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August 30, 2022

New Zealand proposes various changes to Goods and Services Tax Law

  • The Bill proposes extending the GST rules for electronic marketplaces to the platform economy (e.g. ride sharing, short term accommodation), and implementing GST apportionment and adjustment rules.

  • The proposed changes covered in the Bill are wide ranging and should be of interest across all sectors.

On 30 August 2022, New Zealand released its 2022 Omnibus Tax Bill (Bill) proposing several amendments to the Goods and Services Tax (GST) law. The proposed changes covered in the Bill are wide ranging and should be of interest across all sectors.

Extending the GST rules for electronic marketplaces to the platform economy

Consistent with recent Inland Revenue’s (IR) proposals, the bill introduces changes that would require operators of electronic marketplaces (both offshore and in New Zealand) through which supplies of “listed services” [certain transportation services (ride sharing), beverage and food delivery services and taxable accommodation services (e.g., short-stay accommodation)] to account for GST on the listed services where those services are supplied to customers in New Zealand. It is currently the underlying supplier’s responsibility to account for the GST (if GST registered).

The proposals also include introduction of the “flat rate” regime for the benefit of underlying suppliers who are not registered for GST purposes (for e.g. on the basis they do not exceed the GST registration threshold). Under the regime, the operators of electronic marketplaces would be entitled to make a deduction of the GST payable (being 8.5% of the value of services) and pass it on to the underlying suppliers to compensate them for their inability to claim GST on costs incurred in relation to the supplies. For completeness, suppliers of these services who are registered for GST will continue to take input tax deductions for the GST on their costs in making these supplies in the usual way.

The Bill proposes to enable large commercial enterprises that provide accommodation through electronic marketplaces (for example, hotels) to enter into written agreements with the operators of those electronic marketplaces that the large commercial enterprise, and not the operator of the electronic marketplace, will remain responsible for collecting and returning GST on the accommodation they provide.

If enacted, these rules will apply from 1 April 2024.

The Bill also proposes to implement the OECDinformation reporting and exchange framework from the 2024 calendar year. In effect, digital platforms would be required to conduct certain due diligence procedures for sellers on their platform, collect and collate information, and report this to Inland Revenue. The information would relate to a calendar year and would need to be provided by 31 January following the end of the calendar year. The first information reporting would be required in early 2025, and penalties could apply for failure to comply with these obligations.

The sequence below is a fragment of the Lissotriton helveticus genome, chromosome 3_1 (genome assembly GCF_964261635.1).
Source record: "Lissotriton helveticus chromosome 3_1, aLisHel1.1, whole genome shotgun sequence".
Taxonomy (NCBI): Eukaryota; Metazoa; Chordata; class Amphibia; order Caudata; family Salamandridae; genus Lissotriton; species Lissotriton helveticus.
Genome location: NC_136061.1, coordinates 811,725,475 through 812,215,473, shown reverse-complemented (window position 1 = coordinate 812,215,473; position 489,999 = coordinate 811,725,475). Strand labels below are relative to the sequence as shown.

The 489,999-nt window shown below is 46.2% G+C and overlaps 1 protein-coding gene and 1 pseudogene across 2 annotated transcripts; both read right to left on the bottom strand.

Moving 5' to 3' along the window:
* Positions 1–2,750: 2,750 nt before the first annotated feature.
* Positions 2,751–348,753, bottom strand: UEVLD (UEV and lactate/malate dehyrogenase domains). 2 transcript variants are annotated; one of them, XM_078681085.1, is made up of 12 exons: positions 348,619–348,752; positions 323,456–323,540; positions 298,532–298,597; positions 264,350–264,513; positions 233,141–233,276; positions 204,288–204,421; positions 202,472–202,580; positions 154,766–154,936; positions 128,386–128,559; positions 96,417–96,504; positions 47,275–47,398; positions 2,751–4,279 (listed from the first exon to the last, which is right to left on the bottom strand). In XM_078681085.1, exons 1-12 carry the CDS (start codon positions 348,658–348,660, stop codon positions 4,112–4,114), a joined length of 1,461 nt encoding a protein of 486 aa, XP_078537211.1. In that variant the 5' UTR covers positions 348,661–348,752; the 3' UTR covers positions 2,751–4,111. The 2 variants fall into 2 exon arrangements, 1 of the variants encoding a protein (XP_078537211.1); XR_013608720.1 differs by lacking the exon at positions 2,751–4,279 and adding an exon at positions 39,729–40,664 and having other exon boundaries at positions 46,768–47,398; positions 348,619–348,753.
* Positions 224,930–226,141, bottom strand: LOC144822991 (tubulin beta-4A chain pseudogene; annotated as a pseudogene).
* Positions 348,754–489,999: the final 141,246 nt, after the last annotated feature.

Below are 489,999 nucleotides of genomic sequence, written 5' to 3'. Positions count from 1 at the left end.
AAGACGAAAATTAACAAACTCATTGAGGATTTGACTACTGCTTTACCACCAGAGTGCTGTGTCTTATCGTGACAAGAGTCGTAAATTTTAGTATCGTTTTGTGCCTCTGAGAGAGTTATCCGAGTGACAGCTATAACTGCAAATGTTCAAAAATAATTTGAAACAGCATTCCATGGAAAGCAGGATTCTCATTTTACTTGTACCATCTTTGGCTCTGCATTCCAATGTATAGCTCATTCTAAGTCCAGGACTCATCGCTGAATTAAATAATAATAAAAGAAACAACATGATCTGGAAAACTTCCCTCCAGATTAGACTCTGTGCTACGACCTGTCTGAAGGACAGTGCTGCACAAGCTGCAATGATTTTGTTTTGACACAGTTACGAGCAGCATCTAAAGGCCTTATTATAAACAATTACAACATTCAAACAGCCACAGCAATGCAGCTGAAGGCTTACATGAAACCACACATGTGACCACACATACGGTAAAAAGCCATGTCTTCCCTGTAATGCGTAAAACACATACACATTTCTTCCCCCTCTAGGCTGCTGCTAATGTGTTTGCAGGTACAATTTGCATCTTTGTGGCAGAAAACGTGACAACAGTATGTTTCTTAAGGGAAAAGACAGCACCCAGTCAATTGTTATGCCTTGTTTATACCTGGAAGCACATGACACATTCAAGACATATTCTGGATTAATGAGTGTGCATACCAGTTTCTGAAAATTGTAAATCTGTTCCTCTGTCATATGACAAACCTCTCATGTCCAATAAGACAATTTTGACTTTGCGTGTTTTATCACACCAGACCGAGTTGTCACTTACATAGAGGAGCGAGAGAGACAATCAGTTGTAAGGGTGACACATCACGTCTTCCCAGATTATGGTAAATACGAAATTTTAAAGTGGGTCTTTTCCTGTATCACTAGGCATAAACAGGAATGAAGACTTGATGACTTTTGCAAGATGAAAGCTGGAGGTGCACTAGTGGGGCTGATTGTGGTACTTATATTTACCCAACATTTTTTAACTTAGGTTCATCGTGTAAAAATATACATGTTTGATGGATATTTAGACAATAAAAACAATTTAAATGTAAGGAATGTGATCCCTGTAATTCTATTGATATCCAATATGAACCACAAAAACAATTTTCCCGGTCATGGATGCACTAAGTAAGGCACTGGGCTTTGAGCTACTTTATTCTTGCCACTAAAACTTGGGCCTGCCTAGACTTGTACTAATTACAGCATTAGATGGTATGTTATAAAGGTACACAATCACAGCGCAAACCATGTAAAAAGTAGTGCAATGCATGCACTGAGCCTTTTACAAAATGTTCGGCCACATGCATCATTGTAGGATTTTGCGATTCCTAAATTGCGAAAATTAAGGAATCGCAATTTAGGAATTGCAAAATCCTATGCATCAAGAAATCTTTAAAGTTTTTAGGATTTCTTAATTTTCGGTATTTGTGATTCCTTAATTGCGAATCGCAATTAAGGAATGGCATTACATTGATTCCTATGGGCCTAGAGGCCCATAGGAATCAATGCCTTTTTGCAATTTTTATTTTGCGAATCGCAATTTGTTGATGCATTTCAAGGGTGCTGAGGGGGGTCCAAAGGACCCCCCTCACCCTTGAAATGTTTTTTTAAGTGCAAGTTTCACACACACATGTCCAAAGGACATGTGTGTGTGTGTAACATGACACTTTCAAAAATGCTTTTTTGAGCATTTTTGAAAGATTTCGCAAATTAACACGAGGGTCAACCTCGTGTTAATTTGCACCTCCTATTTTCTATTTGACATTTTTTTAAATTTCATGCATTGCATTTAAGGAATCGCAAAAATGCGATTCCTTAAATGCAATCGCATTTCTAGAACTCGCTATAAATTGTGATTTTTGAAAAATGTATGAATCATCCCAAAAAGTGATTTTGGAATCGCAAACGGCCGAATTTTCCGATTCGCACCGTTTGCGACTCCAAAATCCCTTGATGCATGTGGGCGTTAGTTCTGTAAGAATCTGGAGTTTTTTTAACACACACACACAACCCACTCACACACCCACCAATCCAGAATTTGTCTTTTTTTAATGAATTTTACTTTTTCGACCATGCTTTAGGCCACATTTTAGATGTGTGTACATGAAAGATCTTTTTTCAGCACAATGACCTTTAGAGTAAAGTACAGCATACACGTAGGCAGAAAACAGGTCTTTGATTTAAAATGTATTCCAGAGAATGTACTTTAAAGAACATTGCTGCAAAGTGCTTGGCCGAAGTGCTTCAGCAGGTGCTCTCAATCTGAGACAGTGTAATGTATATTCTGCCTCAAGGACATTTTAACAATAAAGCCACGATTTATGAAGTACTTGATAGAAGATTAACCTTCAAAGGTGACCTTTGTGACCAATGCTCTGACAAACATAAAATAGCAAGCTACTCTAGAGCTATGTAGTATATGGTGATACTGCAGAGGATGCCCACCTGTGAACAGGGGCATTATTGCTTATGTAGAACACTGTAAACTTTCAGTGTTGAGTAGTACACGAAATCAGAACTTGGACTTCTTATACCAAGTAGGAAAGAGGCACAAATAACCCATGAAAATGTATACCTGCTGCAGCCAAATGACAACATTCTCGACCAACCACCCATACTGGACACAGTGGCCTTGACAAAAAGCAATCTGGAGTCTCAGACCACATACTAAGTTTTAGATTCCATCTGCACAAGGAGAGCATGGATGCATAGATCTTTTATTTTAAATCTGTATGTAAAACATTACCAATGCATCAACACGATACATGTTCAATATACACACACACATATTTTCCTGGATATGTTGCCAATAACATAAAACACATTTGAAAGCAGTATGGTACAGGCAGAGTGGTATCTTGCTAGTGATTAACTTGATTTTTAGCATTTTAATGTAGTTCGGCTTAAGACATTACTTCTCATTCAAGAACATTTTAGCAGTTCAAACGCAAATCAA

GST apportionment and adjustment rules

Inland Revenue recently issued an Issues Paper proposing several amendments to the GST input tax apportionment rules. The Bill incorporates several of the proposals with the intention to simplify the apportionment rules, reduce compliance costs and improve fairness in tax outcomes. Some of the key proposals include:

  • Election to exclude assets from a registered person’s taxable activity – A GST-registered person may elect to treat assets as being separate from their taxable activity at the time of purchase. In these circumstances, the purchaser of the asset cannot deduct GST input tax on the purchase of the asset and does not account for GST output tax on any subsequent disposal – their purchase is the final consumption.

  • Principal purpose test for low-value assetsFor assets purchased for less NZ$10,000 and acquired for the principal purpose of making taxable supplies, a full input tax deduction could be claimed and there would be no requirement to apportion or make GST adjustments. If such an asset was not acquired for the principal purpose of making taxable supplies, no input tax deduction could be claimed.

  • Introduction of integrity measures to enable IR to collect GST on the sale of assets in relation to which input tax was previously claimed by the seller.

  • Several remedial changes to the current GST apportionment and adjustment rules to reduce compliance costs.

Remedial changes to the new GST invoicing rules

The Bill includes several remedial changes to the legislation passed to introduce comprehensive changes to the existing GST invoicing rules (which come into effect from 1 April 2023). The rules as currently drafted have resulted in certain unintended consequences, creating confusion on the information requirements. The remedial changes should ensure that taxpayers are not burdened by additional compliance costs and obligations because of the changes, consistent with the overall aim of the tax invoice changes of providing more flexibility to taxpayers with respect to invoicing (aligned with modern business practices and government initiatives on e-invoicing).

GST on management fees charged to managed funds

While the Bill initially contained proposals that would exclude fund management services from the definition of “financial services” – effectively standardizing the treatment of fund management services to both managed funds and retirement schemes across the sector (i.e., subject to GST at 15%), it was subsequently announced that the Government will not proceed with this proposal. This came in response to public concerns raised in respect of the impact on retirement savings.


For additional information with respect to this Alert, please contact the following:

Ernst & Young Limited (New Zealand), Indirect Tax, Auckland



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